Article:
Samsung is committed to releasing updated firmware for all current models by November 30, with all other models receiving an update by the end of the year.

Security researcher Neil Smith reported the discovery to US-CERT on November 26. Mr. Smith has since published details of the Samsung Printer SNMP Backdoor to his Tumblr.

So if you have a Samsung printer that isn't one month old, until Samsung releases its patch US-CERT tells us that some printer owners might be vulnerable to:

A remote, unauthenticated attacker could access an affected device with administrative privileges. Secondary impacts include: the ability to make changes to the device configuration, access to sensitive information (e.g., device and network information, credentials, and information passed to the printer), and the ability to leverage further attacks through arbitrary code execution.

A successful attacker could almost certainly read print jobs. People assume that what's going to their printer is private - such as payroll data, tax forms, contracts, etc.

At this time, Samsung appears to have pulled all of its printer firmware from its support pages.

Samsung printers contain a hardcoded SNMP full read-write community string. According to US-CERT. it remains active even when SNMP is disabled in the printer management utility.

This runs counter to what Samsung's Public Relations Manager announced via email saying, "The issue affects devices only when SNMP is enabled, and is resolved by disabling SNMP. However, for customers that are concerned, we encourage them to disable SNMPv1,2 or use the secure SNMPv3 mode until the firmware updates are made."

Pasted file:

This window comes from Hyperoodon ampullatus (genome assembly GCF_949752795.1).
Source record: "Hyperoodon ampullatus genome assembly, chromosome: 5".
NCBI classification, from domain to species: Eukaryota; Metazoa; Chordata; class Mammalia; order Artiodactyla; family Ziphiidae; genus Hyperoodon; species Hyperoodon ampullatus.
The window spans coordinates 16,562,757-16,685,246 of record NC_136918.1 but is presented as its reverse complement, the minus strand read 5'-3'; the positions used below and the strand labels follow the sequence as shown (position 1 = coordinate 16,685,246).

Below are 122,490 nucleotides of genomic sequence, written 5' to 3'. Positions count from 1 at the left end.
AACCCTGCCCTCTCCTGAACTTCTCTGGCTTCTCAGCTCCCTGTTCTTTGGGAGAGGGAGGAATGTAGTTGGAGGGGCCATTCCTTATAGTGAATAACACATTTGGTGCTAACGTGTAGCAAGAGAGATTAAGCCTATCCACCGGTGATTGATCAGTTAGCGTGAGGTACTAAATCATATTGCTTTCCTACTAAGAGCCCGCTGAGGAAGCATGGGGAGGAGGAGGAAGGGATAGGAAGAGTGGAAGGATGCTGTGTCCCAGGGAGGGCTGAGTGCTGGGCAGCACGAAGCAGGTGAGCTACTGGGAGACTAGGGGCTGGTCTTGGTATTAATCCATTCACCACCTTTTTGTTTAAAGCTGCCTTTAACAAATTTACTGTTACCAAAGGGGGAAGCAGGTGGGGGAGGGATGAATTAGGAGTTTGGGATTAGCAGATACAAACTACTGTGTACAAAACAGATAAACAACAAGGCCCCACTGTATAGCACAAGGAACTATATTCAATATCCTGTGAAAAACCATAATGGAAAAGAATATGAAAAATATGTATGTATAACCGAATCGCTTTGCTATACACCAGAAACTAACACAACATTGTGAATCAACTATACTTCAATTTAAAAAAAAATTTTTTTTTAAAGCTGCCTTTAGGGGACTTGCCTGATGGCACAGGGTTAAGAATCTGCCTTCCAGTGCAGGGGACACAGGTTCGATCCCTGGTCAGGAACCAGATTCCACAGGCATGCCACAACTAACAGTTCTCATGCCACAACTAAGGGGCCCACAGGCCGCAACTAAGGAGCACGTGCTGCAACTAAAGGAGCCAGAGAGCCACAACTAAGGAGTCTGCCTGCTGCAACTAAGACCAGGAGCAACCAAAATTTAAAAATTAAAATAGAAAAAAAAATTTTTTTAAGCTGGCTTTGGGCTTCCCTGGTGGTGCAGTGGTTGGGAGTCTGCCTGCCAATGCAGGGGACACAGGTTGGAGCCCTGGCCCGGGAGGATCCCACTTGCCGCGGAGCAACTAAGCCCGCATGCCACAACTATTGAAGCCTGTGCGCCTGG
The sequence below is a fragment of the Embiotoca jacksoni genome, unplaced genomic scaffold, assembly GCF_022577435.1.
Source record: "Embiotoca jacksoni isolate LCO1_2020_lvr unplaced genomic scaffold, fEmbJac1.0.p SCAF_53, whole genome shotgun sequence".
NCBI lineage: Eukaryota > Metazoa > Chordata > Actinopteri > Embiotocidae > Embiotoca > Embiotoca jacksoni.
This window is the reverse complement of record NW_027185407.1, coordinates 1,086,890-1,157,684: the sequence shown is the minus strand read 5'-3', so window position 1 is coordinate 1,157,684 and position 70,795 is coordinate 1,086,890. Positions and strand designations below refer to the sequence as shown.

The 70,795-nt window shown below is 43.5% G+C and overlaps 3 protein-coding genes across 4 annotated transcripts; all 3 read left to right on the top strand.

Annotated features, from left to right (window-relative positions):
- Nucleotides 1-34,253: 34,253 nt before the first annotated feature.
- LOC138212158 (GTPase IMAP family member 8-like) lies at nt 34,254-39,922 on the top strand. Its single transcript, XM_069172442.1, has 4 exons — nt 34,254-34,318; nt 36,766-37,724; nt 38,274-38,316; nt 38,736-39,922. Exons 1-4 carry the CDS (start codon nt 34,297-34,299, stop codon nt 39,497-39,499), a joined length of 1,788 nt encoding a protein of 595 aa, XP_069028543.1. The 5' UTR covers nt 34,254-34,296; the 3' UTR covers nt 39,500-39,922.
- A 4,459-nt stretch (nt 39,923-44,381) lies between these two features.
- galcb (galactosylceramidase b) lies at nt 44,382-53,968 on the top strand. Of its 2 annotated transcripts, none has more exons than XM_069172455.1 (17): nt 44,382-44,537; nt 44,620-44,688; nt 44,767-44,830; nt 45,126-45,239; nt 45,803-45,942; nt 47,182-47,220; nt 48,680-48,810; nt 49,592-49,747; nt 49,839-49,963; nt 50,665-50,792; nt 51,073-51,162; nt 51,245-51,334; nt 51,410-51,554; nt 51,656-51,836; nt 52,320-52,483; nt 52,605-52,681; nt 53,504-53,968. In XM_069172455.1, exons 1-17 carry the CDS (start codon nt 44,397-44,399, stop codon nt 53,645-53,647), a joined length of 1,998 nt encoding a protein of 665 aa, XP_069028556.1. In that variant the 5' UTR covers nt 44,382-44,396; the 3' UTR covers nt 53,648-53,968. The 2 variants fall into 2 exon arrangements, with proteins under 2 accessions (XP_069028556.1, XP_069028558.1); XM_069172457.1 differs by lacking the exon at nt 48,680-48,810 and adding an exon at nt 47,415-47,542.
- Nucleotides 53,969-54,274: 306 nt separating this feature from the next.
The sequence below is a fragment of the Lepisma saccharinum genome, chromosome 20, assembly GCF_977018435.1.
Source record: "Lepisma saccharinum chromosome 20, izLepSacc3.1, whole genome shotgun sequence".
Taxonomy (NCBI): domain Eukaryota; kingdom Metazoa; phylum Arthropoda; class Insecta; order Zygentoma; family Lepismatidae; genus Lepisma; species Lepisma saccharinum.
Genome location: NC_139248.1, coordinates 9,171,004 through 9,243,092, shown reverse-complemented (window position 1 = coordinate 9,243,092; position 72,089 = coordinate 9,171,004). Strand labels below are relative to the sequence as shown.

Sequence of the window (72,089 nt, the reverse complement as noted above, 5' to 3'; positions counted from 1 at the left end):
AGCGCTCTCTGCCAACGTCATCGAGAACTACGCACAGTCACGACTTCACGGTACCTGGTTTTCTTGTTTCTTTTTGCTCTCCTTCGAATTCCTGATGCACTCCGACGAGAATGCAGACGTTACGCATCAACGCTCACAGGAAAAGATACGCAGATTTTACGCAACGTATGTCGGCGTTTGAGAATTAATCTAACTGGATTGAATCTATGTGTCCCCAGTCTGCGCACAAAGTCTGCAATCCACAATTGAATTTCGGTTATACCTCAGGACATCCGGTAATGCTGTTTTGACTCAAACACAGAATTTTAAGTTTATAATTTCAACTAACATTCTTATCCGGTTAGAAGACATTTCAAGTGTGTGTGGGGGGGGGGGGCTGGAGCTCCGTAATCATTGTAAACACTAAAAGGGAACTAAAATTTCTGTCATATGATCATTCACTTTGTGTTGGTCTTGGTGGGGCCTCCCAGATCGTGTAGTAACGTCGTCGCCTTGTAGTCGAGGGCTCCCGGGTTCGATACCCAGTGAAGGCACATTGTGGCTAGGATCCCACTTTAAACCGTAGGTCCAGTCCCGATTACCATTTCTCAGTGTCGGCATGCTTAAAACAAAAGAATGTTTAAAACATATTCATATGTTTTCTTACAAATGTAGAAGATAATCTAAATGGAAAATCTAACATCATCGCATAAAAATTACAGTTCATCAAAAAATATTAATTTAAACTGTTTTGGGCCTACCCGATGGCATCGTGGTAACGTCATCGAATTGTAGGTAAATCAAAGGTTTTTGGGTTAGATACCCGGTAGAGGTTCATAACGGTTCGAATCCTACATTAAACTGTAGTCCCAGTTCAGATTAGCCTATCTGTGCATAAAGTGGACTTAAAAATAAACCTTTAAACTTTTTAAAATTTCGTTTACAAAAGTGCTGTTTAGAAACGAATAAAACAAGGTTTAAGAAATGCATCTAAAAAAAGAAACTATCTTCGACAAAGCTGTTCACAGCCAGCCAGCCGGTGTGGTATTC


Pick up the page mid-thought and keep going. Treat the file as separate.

Some Dell printers manufactured by Samsung also have the admin account backdoor access.

In case you're not familiar, SNMP is an Internet-standard protocol that network administrators use to manage connected devices such as routers, servers, printers, hubs and more.

Smith tweeted, "This isn't remote code execution. But it allows for remote firmware update over the wire."

US-CERT recommends users implement general security prophylactics until the issue is resolved: namely, restricted device access and to "only allow connections from trusted hosts and networks."

Samsung's full statement:
Samsung is aware of and has resolved the security issue affecting Samsung network printers and multifunction devices.

The issue affects devices only when SNMP is enabled, and is resolved by disabling SNMP.

We take all matters of security very seriously and we are not aware of any customers who have been affected by this vulnerability.

Samsung is committed to releasing updated firmware for all current models by November 30, with all other models receiving an update by the end of the year.

However, for customers that are concerned, we encourage them to disable SNMPv1,2 or use the secure SNMPv3 mode until the firmware updates are made.

For further information, customers may contact Samsung customer service at 1-866-SAM4BIZ for business customers or 1-800-SAMSUNG for consumers.

Visit if you need ink or toner for your printer.

Source: Researcher reveals backdoor access in Samsung printers

Monday, December 03, 2012

How much ink does your printer waste?